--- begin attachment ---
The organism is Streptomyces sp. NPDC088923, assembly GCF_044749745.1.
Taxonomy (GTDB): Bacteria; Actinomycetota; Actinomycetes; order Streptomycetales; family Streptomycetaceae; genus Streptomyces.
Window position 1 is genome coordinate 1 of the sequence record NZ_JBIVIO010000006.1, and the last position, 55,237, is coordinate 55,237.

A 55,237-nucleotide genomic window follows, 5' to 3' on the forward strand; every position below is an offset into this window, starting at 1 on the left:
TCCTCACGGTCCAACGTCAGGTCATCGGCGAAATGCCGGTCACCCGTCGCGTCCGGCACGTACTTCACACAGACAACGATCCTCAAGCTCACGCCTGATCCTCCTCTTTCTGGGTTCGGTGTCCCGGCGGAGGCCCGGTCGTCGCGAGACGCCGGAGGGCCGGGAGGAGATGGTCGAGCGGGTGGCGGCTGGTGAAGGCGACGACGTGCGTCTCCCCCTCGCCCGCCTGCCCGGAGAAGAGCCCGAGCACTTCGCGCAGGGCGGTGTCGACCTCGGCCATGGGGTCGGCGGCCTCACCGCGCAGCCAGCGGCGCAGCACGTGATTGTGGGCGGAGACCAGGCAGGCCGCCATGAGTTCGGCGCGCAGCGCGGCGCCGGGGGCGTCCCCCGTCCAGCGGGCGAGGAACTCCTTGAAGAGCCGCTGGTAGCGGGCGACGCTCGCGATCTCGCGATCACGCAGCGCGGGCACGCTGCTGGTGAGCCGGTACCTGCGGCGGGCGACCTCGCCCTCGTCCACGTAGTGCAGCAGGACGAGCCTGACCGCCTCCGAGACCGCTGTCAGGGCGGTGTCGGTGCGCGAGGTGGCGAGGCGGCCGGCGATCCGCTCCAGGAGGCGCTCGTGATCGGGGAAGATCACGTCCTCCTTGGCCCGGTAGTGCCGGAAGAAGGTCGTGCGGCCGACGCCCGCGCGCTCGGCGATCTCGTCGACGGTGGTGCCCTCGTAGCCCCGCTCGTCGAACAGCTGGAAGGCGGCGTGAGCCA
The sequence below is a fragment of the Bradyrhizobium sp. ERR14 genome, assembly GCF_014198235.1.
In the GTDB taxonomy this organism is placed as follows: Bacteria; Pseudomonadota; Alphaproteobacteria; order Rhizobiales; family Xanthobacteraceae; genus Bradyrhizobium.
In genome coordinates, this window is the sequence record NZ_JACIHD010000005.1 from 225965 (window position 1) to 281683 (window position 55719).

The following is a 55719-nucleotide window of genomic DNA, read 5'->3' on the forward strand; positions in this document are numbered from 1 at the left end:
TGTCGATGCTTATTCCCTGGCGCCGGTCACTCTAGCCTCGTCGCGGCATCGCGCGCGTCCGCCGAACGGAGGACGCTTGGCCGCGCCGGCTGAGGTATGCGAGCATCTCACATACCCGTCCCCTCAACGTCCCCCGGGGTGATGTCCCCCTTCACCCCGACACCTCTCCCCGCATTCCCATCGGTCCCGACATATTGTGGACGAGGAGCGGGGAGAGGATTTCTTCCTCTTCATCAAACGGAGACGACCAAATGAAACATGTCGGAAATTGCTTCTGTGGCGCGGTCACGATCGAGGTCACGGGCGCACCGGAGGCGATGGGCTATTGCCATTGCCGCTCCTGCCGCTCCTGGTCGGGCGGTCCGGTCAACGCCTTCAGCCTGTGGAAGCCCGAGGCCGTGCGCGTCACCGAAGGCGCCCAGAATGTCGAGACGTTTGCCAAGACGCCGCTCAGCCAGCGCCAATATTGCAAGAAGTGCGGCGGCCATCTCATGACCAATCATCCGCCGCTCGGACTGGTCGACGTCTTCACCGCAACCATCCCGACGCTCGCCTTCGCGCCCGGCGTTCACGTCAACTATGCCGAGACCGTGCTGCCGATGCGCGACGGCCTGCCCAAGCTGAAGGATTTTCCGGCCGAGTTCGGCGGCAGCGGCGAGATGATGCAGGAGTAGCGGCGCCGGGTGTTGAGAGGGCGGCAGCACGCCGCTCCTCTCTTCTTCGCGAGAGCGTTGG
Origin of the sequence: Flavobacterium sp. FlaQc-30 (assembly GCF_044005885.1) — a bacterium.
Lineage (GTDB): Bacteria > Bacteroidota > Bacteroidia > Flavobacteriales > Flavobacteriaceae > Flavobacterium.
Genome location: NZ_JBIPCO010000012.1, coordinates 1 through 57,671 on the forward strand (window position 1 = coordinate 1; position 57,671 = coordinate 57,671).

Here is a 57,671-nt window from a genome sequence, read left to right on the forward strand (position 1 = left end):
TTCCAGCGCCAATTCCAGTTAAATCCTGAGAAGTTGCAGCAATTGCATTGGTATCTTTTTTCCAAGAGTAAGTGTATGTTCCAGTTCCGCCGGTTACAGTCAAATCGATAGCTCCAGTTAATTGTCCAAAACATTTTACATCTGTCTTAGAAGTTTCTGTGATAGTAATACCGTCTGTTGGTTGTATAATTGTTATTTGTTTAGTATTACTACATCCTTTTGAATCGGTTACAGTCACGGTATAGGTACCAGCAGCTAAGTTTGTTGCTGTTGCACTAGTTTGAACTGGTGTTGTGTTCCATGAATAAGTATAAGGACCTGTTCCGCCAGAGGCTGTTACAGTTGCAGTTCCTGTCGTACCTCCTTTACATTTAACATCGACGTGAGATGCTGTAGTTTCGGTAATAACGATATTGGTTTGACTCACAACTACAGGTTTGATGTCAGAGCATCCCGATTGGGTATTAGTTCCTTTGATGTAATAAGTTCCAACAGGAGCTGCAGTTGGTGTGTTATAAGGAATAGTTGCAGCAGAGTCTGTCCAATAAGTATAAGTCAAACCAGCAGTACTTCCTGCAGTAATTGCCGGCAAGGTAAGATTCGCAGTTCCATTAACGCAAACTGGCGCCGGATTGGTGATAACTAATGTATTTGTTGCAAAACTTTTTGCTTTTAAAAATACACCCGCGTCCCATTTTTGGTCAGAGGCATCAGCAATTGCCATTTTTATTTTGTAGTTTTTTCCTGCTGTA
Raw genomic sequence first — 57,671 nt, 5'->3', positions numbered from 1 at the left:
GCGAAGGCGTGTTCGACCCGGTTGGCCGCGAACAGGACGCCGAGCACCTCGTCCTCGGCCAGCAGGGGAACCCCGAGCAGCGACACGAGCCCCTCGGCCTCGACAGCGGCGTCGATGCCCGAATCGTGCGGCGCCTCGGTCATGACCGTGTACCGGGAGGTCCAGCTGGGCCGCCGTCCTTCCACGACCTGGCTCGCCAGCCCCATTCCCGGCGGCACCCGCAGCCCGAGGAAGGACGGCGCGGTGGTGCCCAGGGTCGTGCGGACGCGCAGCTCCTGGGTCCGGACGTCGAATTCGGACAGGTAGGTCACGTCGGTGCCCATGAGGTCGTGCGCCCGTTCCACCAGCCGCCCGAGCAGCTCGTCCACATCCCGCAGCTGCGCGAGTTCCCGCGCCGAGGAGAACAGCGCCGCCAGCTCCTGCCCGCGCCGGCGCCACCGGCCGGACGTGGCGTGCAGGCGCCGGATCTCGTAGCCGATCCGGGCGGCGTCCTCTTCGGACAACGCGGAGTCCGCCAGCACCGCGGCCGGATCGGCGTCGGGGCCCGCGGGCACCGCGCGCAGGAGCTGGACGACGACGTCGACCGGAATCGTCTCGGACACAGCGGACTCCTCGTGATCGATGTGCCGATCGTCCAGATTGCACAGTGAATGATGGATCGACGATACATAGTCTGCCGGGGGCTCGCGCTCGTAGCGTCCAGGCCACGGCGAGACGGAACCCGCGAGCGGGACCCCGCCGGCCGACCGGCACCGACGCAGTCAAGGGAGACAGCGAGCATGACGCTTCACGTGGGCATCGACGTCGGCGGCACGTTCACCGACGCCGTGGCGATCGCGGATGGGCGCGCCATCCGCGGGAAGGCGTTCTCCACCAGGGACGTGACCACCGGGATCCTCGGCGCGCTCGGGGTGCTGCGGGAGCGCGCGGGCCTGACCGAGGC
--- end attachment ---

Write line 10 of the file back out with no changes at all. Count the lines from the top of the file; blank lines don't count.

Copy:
TGTCGATGCTTATTCCCTGGCGCCGGTCACTCTAGCCTCGTCGCGGCATCGCGCGCGTCCGCCGAACGGAGGACGCTTGGCCGCGCCGGCTGAGGTATGCGAGCATCTCACATACCCGTCCCCTCAACGTCCCCCGGGGTGATGTCCCCCTTCACCCCGACACCTCTCCCCGCATTCCCATCGGTCCCGACATATTGTGGACGAGGAGCGGGGAGAGGATTTCTTCCTCTTCATCAAACGGAGACGACCAAATGAAACATGTCGGAAATTGCTTCTGTGGCGCGGTCACGATCGAGGTCACGGGCGCACCGGAGGCGATGGGCTATTGCCATTGCCGCTCCTGCCGCTCCTGGTCGGGCGGTCCGGTCAACGCCTTCAGCCTGTGGAAGCCCGAGGCCGTGCGCGTCACCGAAGGCGCCCAGAATGTCGAGACGTTTGCCAAGACGCCGCTCAGCCAGCGCCAATATTGCAAGAAGTGCGGCGGCCATCTCATGACCAATCATCCGCCGCTCGGACTGGTCGACGTCTTCACCGCAACCATCCCGACGCTCGCCTTCGCGCCCGGCGTTCACGTCAACTATGCCGAGACCGTGCTGCCGATGCGCGACGGCCTGCCCAAGCTGAAGGATTTTCCGGCCGAGTTCGGCGGCAGCGGCGAGATGATGCAGGAGTAGCGGCGCCGGGTGTTGAGAGGGCGGCAGCACGCCGCTCCTCTCTTCTTCGCGAGAGCGTTGG